The development of rational new strategies to prevent prostate carcinoma (CaP) relies on discovering the carcinogenic agents that target the prostate. We are exploring the hypothesis that, similar to cancers of the liver, large bowel, and stomach, prostatic carcinogenesis may be accelerated by immune-mediated oxidant stress. High grade prostatic intraepithelial neoplasia (HGPIN) is held to be the precursor to many prostatic adenocarcinomas (CaP). Proliferative inflammatory atrophy (PTA) is a common lesion occurring near inflammatory cells. We postulate that PTA maybe a precursor to HGPIN since: 1) Epithelial cells in PTA have an elevated proliferative fraction; 2) The phenotype of PTA cells is consistent with that of immature secretory cells-similar to that for cells of HGPIN and carcinoma; 3) PIA, HGPIN, and CaP all occur with high prevalence in the peripheral zone, and with low prevalence in the central zone of the human prostate; 4) PTA and HOPIN occur in close proximity, with frequent morphological transitions between them. We address the hypothesis that PTA leads to HGPIN/CaP by designing experiments to answer the following questions: 1) Is there a greater extent of PTA in cases containing HGPTN/CaP as compared to controls without HGPIN/CaP? 2) Do the differences in incidence of CaP between South East Asians and North Americans relate to differences in the amounts of PTA? 3) Are there similar molecular genetic alterations on the short arm of chromosome 8 in PIA as is known for HGPIN and CaP? 4) Are there similar gains of genetic material from chromosome 8q and other chromosomes in PTA as, again, is known in HGPIN and CaP? 5) Can spontaneous and induced HGPIN and CaP in the rat prostate be prevented by inhibiting the host inflammatory response? If the results of these studies implicate the host inflammatory response and PIA in prostatic carcinogenesis, then rational trials for prostate cancer chemoprevention could be devised based on anti-inflammatory agents, and PTA be a new biomarker for assessing prostate cancer risk. Finally, new emphasis would be focused on finding the cause of chronic inflammation in the prostate with an aim towards its eradication.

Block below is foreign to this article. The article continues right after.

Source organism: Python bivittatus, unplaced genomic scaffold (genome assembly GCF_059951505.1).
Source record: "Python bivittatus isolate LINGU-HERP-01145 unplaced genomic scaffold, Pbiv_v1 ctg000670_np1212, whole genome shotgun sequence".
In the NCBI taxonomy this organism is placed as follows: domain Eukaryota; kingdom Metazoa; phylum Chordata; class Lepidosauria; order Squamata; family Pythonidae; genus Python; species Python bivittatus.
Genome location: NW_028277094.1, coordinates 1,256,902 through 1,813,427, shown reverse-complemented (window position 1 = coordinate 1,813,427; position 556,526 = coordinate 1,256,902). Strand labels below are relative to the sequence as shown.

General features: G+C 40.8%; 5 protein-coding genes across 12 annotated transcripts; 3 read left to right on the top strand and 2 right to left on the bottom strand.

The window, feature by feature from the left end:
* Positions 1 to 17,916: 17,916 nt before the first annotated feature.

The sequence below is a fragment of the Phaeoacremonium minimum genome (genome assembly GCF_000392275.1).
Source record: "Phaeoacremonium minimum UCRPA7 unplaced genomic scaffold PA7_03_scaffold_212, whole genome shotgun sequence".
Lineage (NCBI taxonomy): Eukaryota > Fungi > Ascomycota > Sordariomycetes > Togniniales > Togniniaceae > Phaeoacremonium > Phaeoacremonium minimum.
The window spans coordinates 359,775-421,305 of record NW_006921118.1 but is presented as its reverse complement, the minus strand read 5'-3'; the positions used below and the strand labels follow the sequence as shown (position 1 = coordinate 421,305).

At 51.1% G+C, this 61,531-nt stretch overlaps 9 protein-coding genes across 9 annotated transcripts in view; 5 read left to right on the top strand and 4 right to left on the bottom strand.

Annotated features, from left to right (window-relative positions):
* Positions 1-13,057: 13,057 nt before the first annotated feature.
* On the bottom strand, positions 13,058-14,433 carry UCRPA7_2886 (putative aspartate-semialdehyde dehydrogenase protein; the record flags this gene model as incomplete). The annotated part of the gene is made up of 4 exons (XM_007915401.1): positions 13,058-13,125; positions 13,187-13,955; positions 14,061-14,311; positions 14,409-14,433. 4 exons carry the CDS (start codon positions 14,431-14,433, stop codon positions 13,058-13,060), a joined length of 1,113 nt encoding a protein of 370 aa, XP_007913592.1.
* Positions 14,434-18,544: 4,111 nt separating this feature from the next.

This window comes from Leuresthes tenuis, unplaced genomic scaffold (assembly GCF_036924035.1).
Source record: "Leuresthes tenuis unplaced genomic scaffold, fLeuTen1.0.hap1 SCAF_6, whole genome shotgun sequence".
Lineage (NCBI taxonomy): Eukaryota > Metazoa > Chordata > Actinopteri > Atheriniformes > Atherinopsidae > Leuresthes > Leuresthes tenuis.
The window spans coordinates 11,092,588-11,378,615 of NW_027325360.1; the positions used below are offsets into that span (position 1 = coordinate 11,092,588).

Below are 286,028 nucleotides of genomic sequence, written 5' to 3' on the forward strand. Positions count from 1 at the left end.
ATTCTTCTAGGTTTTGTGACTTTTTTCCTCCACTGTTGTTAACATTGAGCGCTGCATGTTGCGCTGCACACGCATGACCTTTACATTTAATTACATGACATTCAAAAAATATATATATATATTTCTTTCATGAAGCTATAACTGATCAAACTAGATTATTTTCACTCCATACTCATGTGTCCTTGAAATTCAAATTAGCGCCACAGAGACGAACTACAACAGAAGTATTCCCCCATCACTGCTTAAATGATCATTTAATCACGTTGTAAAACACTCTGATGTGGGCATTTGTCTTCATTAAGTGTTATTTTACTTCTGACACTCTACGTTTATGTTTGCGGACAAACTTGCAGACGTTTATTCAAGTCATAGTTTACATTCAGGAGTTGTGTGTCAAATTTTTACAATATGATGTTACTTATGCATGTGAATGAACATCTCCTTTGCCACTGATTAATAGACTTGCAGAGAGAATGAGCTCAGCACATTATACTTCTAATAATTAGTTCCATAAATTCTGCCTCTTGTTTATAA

National Institute of Health (NIH)
National Cancer Institute (NCI)
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Epidemiology and Disease Control Subcommittee 2 (EDC)
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Parnes, Howard L
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Johns Hopkins University
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